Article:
Living Connections with the Dead: An Anthropological Exploration of Relics Cared for by the Roman Catholic Diocese, London, Ontario.
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Edited by Naomi Nakahodo, Andrew Nelson, Ashley Ward, and Kaylee Woldum
This monograph is the class project for a course entitled “Mortuary Archaeology”. The goal of the course is to engage students with the cross-cultural and deep temporal examination of how different societies deal with death.
The project arose from conversations between the course instructor, Andrew Nelson, and the archivist for the Roman Catholic Diocese of London, Debra Majer, in August of 2021. After an initial meeting with Debra on February 9th, the students began the process of building project proposals surrounding the theme of sacred relics. After approval by Nelson and Majer, the five students from Western University started their individual projects from February to April of 2022. During this time, the students communicated with both Nelson and Majer regarding their projects, two of which included the direct analysis of some of the Diocese’s relics. In this sense, this volume is a mix of both theoretical work and experimental approaches in the study of sacred relics from the Roman Catholic Church.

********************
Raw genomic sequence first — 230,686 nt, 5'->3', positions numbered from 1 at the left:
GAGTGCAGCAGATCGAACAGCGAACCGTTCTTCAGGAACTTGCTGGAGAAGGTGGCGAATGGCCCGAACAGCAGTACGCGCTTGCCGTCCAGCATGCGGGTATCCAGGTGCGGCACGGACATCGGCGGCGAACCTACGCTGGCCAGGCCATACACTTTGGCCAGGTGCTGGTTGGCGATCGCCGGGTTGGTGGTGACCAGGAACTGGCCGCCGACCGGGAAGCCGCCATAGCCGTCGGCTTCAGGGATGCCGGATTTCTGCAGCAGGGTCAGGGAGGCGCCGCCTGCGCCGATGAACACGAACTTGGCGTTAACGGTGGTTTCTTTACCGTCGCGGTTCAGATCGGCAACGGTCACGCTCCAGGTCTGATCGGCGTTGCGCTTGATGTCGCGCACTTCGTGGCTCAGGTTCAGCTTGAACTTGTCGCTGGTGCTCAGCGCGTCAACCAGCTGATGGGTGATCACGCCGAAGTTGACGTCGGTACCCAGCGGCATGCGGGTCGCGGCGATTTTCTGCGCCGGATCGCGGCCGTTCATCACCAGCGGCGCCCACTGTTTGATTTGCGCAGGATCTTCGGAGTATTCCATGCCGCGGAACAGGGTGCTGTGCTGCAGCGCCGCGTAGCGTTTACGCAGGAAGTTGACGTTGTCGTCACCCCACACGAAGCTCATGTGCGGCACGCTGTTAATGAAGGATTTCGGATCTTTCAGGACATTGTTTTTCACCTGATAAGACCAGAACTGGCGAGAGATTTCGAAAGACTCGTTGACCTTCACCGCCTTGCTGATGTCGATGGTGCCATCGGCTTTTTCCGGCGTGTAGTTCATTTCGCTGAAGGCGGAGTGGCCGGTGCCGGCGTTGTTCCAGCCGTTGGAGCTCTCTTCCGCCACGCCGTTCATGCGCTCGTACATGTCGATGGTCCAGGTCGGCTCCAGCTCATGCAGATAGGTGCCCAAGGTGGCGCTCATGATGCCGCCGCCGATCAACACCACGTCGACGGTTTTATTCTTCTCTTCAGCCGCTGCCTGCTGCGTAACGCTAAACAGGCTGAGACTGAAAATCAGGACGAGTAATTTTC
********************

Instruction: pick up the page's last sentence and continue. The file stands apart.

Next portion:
Western University, Department of Anthropology
relics, Roman Catholic Diocese London Ontario, Diocese of London, mortuary archaeology, mortuary rituals
Anthropology | Archaeological Anthropology
Durham, Sydney; Nakahodo, Naomi; Stephens, Natalie; Ward, Ashley; and Woldum, Kaylee, "Living Connections with the Dead: An Anthropological Exploration of Relics Cared for by the Roman Catholic Diocese, London, Ontario." (2022). Archaeology eBook Collection. 3.
The students would like to thank Andrew Nelson for facilitating this opportunity and teaching us new techniques. Thanks also to Andrew Walsh for providing a valuable collection of resources on relics. We would all like to thank the Museum of Ontario Archaeology Ancient Images Lab for providing access to their equipment. Most of all, the greatest of thanks to Debra Majer, Archivist, Fr. John Comiskey, and the Diocese of London for their time, help and enthusiasm during this project. The access you have trusted us with and the knowledge you have shared has been invaluable.